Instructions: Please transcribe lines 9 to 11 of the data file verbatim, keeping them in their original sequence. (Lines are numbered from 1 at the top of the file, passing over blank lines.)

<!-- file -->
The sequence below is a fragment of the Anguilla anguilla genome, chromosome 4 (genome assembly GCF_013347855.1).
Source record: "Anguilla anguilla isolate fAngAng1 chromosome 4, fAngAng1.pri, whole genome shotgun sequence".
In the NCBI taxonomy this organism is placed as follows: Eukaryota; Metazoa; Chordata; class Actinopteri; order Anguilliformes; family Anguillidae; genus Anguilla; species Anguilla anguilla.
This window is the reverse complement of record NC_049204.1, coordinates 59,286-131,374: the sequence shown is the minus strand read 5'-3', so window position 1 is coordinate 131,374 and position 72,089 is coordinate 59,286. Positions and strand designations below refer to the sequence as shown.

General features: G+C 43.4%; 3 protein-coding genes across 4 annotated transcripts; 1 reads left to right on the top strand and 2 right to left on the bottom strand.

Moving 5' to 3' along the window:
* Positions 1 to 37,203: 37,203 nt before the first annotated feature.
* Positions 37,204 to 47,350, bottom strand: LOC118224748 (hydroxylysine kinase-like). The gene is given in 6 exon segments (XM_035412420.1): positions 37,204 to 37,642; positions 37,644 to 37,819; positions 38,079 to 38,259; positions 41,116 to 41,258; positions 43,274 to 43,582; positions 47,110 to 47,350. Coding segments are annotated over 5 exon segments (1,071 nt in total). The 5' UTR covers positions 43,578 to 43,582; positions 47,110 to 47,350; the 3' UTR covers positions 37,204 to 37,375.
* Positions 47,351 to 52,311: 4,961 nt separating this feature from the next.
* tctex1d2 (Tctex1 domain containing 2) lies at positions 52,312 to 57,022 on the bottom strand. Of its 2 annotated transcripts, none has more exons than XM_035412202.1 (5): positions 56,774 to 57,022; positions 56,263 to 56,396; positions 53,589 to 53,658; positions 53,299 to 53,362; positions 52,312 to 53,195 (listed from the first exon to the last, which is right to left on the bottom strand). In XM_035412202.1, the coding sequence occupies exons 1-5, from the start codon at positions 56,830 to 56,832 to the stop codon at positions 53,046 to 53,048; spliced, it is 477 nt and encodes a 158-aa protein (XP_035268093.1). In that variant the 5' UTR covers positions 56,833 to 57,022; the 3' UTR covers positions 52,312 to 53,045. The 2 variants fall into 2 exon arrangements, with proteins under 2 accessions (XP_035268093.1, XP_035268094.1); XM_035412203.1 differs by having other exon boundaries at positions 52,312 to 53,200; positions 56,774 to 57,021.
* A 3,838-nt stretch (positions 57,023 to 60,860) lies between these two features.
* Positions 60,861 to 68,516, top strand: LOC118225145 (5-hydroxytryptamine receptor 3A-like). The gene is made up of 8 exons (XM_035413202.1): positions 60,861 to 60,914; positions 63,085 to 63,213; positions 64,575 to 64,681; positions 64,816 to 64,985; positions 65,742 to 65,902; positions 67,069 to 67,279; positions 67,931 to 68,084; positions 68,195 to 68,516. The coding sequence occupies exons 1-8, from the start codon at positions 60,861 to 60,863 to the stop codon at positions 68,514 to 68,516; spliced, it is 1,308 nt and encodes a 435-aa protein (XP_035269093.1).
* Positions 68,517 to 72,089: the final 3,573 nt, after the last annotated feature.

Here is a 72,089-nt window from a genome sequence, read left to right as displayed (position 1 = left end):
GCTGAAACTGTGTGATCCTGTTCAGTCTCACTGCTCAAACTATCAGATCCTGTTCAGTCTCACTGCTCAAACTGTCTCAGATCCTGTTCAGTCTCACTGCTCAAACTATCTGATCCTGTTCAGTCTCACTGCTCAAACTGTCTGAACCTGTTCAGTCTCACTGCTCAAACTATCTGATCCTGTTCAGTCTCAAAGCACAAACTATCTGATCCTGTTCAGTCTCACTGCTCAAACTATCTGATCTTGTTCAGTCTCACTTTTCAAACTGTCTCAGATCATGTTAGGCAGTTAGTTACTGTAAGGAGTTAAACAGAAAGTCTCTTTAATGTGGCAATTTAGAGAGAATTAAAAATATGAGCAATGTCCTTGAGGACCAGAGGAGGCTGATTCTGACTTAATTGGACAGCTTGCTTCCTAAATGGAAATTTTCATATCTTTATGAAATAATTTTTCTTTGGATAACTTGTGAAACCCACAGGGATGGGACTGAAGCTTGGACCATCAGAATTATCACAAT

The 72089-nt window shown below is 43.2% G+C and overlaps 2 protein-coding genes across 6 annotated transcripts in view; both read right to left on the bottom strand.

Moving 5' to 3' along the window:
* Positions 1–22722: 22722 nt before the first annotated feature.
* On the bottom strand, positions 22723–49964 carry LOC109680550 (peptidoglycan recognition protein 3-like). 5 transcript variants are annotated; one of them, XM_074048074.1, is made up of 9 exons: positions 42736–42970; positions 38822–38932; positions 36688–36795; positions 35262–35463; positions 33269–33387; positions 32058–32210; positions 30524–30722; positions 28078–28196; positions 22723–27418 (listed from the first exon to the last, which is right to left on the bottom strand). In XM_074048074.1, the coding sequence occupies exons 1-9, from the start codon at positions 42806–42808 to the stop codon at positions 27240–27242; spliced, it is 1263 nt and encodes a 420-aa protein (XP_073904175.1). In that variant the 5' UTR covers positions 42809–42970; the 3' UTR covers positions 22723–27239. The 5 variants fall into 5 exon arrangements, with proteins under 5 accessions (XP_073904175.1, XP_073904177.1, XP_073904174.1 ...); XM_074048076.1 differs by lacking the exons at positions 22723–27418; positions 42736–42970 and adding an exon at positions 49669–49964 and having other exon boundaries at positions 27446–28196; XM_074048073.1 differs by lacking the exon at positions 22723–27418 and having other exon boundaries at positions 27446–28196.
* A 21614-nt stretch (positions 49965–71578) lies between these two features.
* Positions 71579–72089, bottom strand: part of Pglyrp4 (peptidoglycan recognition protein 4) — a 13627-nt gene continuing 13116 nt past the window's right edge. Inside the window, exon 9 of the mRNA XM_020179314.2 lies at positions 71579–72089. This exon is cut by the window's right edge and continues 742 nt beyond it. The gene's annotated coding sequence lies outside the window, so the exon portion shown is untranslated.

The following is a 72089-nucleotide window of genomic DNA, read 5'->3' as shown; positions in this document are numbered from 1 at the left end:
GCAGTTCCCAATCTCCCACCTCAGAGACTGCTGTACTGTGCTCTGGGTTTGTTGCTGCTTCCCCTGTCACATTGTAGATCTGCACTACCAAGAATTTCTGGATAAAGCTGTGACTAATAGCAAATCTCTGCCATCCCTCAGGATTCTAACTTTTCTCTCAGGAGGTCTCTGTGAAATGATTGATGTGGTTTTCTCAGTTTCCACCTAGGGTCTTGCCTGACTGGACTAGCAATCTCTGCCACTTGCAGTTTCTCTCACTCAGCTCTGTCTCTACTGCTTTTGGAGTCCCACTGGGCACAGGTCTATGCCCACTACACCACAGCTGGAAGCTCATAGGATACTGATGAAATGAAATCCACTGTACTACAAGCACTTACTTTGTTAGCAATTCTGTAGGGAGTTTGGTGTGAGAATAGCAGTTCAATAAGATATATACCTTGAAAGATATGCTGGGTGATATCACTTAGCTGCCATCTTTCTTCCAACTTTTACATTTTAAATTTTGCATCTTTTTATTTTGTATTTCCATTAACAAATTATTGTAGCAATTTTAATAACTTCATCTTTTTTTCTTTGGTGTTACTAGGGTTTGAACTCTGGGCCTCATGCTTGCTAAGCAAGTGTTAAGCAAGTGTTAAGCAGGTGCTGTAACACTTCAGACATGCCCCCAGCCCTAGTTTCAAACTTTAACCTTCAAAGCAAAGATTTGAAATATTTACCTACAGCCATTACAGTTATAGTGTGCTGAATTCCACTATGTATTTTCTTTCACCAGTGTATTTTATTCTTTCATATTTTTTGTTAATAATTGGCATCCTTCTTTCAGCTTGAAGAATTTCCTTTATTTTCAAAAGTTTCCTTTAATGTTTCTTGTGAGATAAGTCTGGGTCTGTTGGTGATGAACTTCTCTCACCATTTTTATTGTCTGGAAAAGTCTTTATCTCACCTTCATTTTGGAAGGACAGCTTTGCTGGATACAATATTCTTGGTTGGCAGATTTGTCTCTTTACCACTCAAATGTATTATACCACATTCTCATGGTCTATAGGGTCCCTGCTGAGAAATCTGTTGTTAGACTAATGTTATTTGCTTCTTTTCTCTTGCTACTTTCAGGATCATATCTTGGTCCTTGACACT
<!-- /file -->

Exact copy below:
* Positions 47,351 to 52,311: 4,961 nt separating this feature from the next.
* tctex1d2 (Tctex1 domain containing 2) lies at positions 52,312 to 57,022 on the bottom strand. Of its 2 annotated transcripts, none has more exons than XM_035412202.1 (5): positions 56,774 to 57,022; positions 56,263 to 56,396; positions 53,589 to 53,658; positions 53,299 to 53,362; positions 52,312 to 53,195 (listed from the first exon to the last, which is right to left on the bottom strand). In XM_035412202.1, the coding sequence occupies exons 1-5, from the start codon at positions 56,830 to 56,832 to the stop codon at positions 53,046 to 53,048; spliced, it is 477 nt and encodes a 158-aa protein (XP_035268093.1). In that variant the 5' UTR covers positions 56,833 to 57,022; the 3' UTR covers positions 52,312 to 53,045. The 2 variants fall into 2 exon arrangements, with proteins under 2 accessions (XP_035268093.1, XP_035268094.1); XM_035412203.1 differs by having other exon boundaries at positions 52,312 to 53,200; positions 56,774 to 57,021.
* A 3,838-nt stretch (positions 57,023 to 60,860) lies between these two features.